As we've discussed here many times, there a number of factors that make it more likely than not that Barack Obama will win re-election in November. But it's also quite possible that Obama will lose, and Mitt Romney will become president in January. If Romney does win, chances are that he'll come into office with Republicans controlling both houses of Congress. That's because whatever conditions produce a Republican win at the top will also probably allow Republicans to hold on to the House and take the Senate. It's even possible that Obama could win and Republicans wind up with both houses, since Democrats right now hold only a 53-47 lead in the upper chamber, and they are defending 23 seats in this year's election, while Republicans are defending only 10. There's an outside chance that a big Obama win could allow Democrats to hold the Senate and take back the house, but for now let's focus on the possibility of a Romney win, which will probably leave him with the benefit of total Republican control. This is an eventuality that we really need to start thinking about, since a Romney presidency would be shaped in large part by his relationship with Congress.
Yeeesh, what does Mitt Romney have to do to drum up a bit of enthusiasm from his party? Sure, he's got to be feeling pretty content as each day brings another Republican casting aside the somehow-still-going campaigns of Newt Gingrich and Ron Paul to accept the inevitable proposition that Romney will be the party's nominee. Yet few can seem to offer an explanation for why they like Romney beyond the fact that they’re stuck with him. Shortly after I noted John Boehner’s lackluster endorsement yesterday, reporters asked Mitch McConnell for his take on Romney and were given the same nod-and-sigh routine:
As much as the Internet might try to fool you, the 2012 political season is about more than just Etch A Sketches and sweater vests. We’re up crap creek in a leaky canoe when it comes to the economy, and as the country heads into the general election, the debt and budget will be at the fore of public debate.
With competing budget proposals flying in from all sides, much of the political talk these days centers on the endless delays and extensions that Congress has thrown in the path of approving a long-term federal budget. Which might lead one to wonder: Would it matter if we never passed a budget plan ever again?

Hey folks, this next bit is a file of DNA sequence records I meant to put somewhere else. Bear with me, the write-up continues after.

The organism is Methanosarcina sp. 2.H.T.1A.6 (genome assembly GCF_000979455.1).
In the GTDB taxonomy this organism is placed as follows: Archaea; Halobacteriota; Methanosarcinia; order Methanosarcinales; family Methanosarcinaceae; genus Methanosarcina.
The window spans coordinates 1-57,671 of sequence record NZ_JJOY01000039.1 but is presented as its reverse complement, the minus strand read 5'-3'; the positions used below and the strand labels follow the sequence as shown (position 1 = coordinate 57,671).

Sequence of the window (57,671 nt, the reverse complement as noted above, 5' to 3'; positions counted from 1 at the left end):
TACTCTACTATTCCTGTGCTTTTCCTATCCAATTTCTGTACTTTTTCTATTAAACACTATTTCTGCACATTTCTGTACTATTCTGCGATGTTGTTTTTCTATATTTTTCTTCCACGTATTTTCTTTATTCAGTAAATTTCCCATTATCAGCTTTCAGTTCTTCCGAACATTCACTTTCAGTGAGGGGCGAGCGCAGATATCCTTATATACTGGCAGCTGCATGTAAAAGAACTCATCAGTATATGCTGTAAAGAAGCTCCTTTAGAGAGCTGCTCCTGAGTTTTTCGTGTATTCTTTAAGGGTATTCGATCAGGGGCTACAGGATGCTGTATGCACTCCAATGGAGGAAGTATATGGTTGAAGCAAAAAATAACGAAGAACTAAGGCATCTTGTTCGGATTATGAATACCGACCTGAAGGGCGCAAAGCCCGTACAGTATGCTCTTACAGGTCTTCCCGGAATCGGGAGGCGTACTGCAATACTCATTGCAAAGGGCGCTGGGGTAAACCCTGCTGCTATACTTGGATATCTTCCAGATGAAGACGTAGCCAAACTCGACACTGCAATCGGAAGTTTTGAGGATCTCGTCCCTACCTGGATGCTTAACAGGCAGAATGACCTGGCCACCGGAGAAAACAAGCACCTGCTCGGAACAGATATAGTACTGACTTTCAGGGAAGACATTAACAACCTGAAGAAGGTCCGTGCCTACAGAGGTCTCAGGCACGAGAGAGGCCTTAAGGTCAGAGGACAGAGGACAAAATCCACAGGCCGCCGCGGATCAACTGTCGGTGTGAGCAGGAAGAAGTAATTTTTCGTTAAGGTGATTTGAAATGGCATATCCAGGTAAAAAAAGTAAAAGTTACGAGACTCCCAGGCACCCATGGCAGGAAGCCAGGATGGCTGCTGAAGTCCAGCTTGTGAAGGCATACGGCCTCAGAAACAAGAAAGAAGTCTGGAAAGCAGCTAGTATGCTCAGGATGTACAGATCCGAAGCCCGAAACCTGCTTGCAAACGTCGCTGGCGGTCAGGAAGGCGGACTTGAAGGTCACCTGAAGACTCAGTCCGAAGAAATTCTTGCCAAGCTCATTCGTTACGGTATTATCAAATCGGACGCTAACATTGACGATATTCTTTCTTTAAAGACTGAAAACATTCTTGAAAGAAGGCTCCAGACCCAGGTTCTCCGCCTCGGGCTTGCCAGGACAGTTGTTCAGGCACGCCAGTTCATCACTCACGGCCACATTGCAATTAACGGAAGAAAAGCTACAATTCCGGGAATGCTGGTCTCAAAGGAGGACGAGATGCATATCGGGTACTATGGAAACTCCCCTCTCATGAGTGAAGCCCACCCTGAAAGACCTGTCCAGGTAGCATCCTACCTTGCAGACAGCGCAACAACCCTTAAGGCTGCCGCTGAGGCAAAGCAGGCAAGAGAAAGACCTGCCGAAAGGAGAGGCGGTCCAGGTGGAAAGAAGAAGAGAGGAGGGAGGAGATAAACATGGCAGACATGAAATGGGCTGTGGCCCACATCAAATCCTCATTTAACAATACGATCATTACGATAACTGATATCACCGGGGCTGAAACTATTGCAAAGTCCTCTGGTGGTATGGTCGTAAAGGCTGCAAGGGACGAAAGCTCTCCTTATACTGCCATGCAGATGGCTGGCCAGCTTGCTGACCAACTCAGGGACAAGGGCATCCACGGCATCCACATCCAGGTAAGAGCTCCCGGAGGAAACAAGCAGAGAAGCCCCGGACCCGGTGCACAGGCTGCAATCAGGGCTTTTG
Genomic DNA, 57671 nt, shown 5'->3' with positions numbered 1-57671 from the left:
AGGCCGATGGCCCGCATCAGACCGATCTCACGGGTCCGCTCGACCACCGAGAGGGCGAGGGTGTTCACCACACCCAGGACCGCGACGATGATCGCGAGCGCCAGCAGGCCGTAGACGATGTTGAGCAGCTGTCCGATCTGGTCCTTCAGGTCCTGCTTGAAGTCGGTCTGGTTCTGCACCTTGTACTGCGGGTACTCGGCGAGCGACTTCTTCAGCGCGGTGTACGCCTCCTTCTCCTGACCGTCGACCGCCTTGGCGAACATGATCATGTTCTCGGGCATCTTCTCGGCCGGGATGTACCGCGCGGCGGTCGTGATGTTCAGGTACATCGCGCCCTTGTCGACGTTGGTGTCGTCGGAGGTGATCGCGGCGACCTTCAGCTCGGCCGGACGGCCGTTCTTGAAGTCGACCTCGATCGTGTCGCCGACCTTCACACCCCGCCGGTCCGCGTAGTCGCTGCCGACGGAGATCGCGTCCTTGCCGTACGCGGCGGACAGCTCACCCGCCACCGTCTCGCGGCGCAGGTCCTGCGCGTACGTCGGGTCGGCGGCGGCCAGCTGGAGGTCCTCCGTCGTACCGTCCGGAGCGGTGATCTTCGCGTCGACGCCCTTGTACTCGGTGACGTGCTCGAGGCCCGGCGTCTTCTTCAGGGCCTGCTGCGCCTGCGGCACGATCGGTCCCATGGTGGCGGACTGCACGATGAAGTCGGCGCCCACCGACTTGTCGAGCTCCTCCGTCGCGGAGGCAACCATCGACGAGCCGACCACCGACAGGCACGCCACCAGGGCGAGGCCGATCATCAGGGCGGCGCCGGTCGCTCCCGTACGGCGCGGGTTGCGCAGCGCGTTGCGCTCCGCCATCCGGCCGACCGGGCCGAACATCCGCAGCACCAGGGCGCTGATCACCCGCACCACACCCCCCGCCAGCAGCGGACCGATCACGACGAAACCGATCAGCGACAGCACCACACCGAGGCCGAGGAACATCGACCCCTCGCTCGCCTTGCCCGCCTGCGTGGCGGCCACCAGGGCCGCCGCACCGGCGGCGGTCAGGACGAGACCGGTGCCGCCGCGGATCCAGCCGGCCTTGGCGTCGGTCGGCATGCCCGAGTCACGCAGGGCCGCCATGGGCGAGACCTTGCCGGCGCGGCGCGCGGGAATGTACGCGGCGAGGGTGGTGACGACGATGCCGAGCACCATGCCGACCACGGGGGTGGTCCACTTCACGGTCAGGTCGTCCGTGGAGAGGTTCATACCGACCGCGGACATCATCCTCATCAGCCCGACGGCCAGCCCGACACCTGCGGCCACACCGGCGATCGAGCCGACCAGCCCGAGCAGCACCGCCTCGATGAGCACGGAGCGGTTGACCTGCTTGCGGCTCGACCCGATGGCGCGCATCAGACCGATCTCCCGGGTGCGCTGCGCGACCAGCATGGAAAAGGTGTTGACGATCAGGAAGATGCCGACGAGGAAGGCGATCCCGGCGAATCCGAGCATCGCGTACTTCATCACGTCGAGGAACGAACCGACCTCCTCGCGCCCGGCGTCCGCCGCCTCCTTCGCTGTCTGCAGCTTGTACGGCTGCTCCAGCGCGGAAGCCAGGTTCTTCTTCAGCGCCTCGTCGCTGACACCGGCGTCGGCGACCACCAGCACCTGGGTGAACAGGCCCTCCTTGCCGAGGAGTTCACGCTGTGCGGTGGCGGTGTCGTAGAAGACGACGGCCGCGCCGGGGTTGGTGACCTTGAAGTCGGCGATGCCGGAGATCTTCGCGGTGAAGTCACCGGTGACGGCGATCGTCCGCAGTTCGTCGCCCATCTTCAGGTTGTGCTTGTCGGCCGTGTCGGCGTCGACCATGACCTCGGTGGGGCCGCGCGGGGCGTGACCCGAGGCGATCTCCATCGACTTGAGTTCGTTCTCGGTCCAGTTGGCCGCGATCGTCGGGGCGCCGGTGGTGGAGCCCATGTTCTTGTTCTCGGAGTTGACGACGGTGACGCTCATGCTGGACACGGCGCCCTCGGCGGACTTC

What exactly is the federal budget?
The federal budget is one big ’ol nasty bill thousands of pages long that determines the fiscal future of the country over the course of a year by allocating money to various programs like Medicare and Medicaid as well as to things like defense spending.
When was the last time we had a budget bill that was approved?
April of 2009. But technically it was just an “omnibus spending bill,” and President Barack Obama was none too thrilled to be signing it, citing the excessive number of earmark projects. The following year, Democrats chose not to put forth a budget bill because they deemed it politically imprudent during the hotly contested midterm elections. Same thing happened the next year. You get the point.
Mitt Romney had no trouble garnering more endorsements than his opponents during the Republican primaries, though a number of prominent figures held off from granting Romney their nod until his nomination was all but certain. John Boehner was one such politician—no huge surprise given his position in the party (then-Speaker Nancy Pelosi refrained from directly endorsing Obama in the 2008 primary though it was clear she supported him against Hillary Clinton).
Now that Romney is the presumptive candidate Boehner is free to offer his support, but boy does he sound unexcited about the idea:
For years, liberals have argued that polarization his little to do with the Democratic Party—which they see as largely centrist—and everything to do with a Republican Party, which has moved far to the right since the 1970s. Recent research from political scientists Keith Poole and Howard Rosenthal, who have measured polarization and ideological shifts in Congress, confirms that theory. According to NPR, they’ve found that the GOP is more conservative now than it’s been in a century:
With Occupy Our Homes—the growing movement to fight foreclosures and evictions—community organizations and Occupy activists have teamed up in cities throughout the country to defend at-risk homeowners, pressure banks to renegotiate mortgages, and keep families in their homes. This effort has resulted in some impressive local victories. At the same time, the scope of the foreclosure crisis calls out for federal remedies.